Retired Marine Gen. John Kelly is leaving the White House as President Trump’s chief of staff, the president told reporters on Saturday.
A Gold Star father, Kelly became chief of staff in July 2017 after initially serving as Trump’s Homeland Security Department secretary. The president reportedly brought Kelly in to bring order to the West Wing following the ineffective leadership of his former chief of staff, Reince Priebus.
The circumstances surrounding Kelly’s departure were not immediately clear. The president made a brief announcement to reporters before leaving for Saturday’s Army-Navy Game in Philadelphia.
“John Kelly will be leaving – I don’t know if I can say ‘retiring,’” Trump said, according to a White House press pool report. “But, he’s a great guy. John Kelly will be leaving at the end of the year. We’ll be announcing who will be taking John’s place. I’ll be announcing that over the next day or two. But, John will be leaving at the end of the year. He’s been with me almost two years now.”
Media reports have indicated the working relationship between Trump and Kelly has been strained in the best of times. Kelly has been photographed wincing or putting his head in his hands as Trump lambasted NATO allies or made other unscripted remarks. Kelly has denied being visibly upset as Trump spoke.
In October 2017, Kelly was one of the president’s strongest defenders after Rep. Frederica Wilson, a Democrat from Florida, accused Trump of insensitivity during a phone call with the widow of Army Sgt. La David Johnson, who was killed alongside three of his fellow soldiers in Niger earlier that month.
“It stuns me that a member of Congress would have listened in on that conversation,” said Kelly, whose son 1st Lt. Robert Kelly was killed in Afghanistan in November 2010. “I thought at least that was sacred.”
“He said: ‘Kell, he was doing exactly what he wanted to do when he was killed. He knew what he was getting into by joining that 1 percent. He knew what the possibilities were, because we’re at war. When he died – and the four cases we’re talking about, Niger, and my son’s case in Afghanistan – when he died, he was surrounded by the best men on this earth, his friends.’”
Every once in a while, we run across a photo in The Times-Picayune archives that's so striking that it begs a simple question: "What in the name of Momus Alexander Morgus is going on in this New Orleans photograph?" When we do, we've decided, we're going to share it — and to attempt to answer that question.
Members of the Syrian Democratic Forces control the monitor of their drone at their advanced position, during the fighting with Islamic State's fighters in Nazlat Shahada, a district of Raqqa. (Reuters/Zohra Bensemra)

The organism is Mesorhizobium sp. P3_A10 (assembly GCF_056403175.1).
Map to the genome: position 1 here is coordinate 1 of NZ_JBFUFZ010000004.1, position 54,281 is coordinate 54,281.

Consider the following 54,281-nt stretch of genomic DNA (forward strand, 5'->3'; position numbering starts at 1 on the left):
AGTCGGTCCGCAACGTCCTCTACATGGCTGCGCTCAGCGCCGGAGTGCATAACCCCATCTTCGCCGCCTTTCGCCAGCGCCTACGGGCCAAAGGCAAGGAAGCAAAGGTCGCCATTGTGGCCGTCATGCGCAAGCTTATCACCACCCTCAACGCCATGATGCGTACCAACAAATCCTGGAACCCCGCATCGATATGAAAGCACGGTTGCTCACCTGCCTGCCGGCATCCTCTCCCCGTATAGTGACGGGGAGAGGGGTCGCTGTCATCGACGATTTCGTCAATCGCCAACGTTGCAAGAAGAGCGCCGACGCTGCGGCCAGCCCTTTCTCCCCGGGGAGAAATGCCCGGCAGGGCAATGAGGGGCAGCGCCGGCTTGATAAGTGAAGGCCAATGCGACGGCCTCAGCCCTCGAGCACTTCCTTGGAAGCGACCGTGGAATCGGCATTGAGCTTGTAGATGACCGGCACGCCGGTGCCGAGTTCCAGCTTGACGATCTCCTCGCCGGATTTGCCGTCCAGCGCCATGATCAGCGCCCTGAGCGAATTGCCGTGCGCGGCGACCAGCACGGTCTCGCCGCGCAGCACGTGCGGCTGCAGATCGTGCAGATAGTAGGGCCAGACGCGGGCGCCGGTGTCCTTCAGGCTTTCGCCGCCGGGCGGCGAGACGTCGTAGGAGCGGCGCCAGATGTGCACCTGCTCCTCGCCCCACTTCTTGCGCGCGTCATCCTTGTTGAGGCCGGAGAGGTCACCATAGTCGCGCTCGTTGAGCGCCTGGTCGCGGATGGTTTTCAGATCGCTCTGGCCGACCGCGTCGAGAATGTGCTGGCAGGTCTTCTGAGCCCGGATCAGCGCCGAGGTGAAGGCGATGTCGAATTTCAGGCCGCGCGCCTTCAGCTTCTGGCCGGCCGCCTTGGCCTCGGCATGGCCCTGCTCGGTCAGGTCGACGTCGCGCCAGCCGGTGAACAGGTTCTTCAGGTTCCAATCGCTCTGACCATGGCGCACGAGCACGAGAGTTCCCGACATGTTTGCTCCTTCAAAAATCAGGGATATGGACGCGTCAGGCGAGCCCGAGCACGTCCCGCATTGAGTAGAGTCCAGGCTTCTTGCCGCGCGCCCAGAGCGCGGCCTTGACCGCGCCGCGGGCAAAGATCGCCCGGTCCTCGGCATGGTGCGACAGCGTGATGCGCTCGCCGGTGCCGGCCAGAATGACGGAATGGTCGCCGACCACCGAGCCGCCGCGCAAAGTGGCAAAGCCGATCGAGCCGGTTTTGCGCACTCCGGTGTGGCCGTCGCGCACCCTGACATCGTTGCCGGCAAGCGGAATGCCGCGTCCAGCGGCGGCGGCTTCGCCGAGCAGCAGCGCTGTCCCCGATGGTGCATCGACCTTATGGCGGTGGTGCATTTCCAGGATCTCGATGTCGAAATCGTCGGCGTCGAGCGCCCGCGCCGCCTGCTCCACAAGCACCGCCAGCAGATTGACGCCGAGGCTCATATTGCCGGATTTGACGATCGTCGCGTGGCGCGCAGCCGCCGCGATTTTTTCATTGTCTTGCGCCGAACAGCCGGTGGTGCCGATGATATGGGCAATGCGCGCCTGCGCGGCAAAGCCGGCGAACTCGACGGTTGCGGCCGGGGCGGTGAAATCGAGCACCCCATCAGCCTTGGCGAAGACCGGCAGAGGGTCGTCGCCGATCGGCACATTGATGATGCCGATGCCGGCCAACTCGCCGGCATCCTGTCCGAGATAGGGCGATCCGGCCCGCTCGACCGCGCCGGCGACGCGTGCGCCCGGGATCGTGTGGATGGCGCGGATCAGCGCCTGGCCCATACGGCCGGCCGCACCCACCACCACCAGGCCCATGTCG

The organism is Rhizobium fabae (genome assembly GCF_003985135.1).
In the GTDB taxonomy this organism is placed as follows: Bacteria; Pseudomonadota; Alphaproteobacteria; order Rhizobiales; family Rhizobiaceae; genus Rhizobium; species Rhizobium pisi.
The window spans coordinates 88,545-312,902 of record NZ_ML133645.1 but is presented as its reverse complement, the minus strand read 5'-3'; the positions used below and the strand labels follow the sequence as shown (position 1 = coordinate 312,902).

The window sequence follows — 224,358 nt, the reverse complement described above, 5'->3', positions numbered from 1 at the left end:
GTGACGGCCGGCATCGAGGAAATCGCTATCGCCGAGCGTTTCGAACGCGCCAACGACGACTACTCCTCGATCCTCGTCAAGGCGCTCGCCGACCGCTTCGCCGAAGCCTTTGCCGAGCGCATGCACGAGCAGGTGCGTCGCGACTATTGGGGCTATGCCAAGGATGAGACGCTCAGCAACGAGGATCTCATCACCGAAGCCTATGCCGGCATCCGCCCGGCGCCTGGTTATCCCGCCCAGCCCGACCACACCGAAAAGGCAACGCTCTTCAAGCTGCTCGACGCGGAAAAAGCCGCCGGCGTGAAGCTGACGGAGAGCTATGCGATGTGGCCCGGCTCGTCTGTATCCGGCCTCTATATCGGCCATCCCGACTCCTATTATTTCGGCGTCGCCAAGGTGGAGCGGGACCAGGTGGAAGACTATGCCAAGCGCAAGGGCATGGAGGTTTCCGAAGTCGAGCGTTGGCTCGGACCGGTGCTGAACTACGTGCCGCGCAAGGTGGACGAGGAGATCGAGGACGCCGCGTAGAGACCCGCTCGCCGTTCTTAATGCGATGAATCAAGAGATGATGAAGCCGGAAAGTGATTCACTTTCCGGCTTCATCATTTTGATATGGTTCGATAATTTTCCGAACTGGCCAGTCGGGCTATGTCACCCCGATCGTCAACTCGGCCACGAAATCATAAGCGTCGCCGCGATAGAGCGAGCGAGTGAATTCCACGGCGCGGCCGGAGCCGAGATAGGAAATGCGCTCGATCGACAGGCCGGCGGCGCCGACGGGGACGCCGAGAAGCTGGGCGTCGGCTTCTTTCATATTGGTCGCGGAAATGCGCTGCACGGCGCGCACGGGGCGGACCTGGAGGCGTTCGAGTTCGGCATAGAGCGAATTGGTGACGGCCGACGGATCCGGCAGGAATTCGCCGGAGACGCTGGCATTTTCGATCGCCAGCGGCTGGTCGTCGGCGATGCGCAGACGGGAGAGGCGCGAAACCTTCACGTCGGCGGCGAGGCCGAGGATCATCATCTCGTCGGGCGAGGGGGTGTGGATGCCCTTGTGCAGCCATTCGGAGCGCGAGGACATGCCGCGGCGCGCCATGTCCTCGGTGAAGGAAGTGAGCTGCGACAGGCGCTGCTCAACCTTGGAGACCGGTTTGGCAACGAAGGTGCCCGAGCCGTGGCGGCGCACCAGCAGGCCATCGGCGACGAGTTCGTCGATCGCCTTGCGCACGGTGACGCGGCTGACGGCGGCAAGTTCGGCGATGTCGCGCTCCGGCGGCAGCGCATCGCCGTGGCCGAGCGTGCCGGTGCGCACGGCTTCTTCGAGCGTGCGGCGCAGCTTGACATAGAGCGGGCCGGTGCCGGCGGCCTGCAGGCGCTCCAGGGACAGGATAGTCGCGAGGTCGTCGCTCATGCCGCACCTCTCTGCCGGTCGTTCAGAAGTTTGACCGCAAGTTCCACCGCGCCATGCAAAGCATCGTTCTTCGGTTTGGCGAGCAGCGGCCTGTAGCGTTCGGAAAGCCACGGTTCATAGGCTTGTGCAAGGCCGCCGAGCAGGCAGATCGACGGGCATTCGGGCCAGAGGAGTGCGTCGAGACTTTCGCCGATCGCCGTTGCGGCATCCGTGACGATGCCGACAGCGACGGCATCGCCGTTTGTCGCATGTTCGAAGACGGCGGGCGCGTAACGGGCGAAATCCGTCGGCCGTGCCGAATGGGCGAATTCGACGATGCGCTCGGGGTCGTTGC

MUSCAT (Reuters) - The United States should keep arming and aiding the Kurdish-led Syrian Democratic Forces (SDF) following the planned U.S. withdrawal from Syria, provided the group keeps up the pressure on Islamic State, a senior U.S. general told Reuters on Friday.
Long before Tony Stark took a load of shrapnel to the chest in a distant war zone, science fiction legend Robert Heinlein gave America the most visceral description of powered armor for the warfighter of the future. Forget the spines of extra-lethal weaponry, the heads-up display, and even the augmented strength of an Iron Man suit — the real genius, Heinlein wrote in Starship Troopers, "is that you don't have to control the suit; you just wear it, like your clothes, like skin."
"Any sort of ship you have to learn to pilot; it takes a long time, a new full set of reflexes, a different and artificial way of thinking," explains Johnny Rico. "Spaceships are for acrobats who are also mathematicians. But a suit, you just wear."
First introduced in 2013, U.S. Special Operations Command's Tactical Assault Light Operator Suit (TALOS) purported to offer this capability as America's first stab at militarized powered armor. And while SOCOM initially promised a veritable Iron Man-style tactical armor by 2018, a Navy spokesman told Task & Purpose the much-hyped exoskeleton will likely never get off the launch pad.
"The prototype itself is not currently suitable for operation in a close combat environment," SOCOM spokesman Navy Lt. Phillip Chitty told Task & Purpose, adding that JATF-TALOS has no plans for an external demonstration this year. "There is still no intent to field the TALOS Mk 5 combat suit prototype."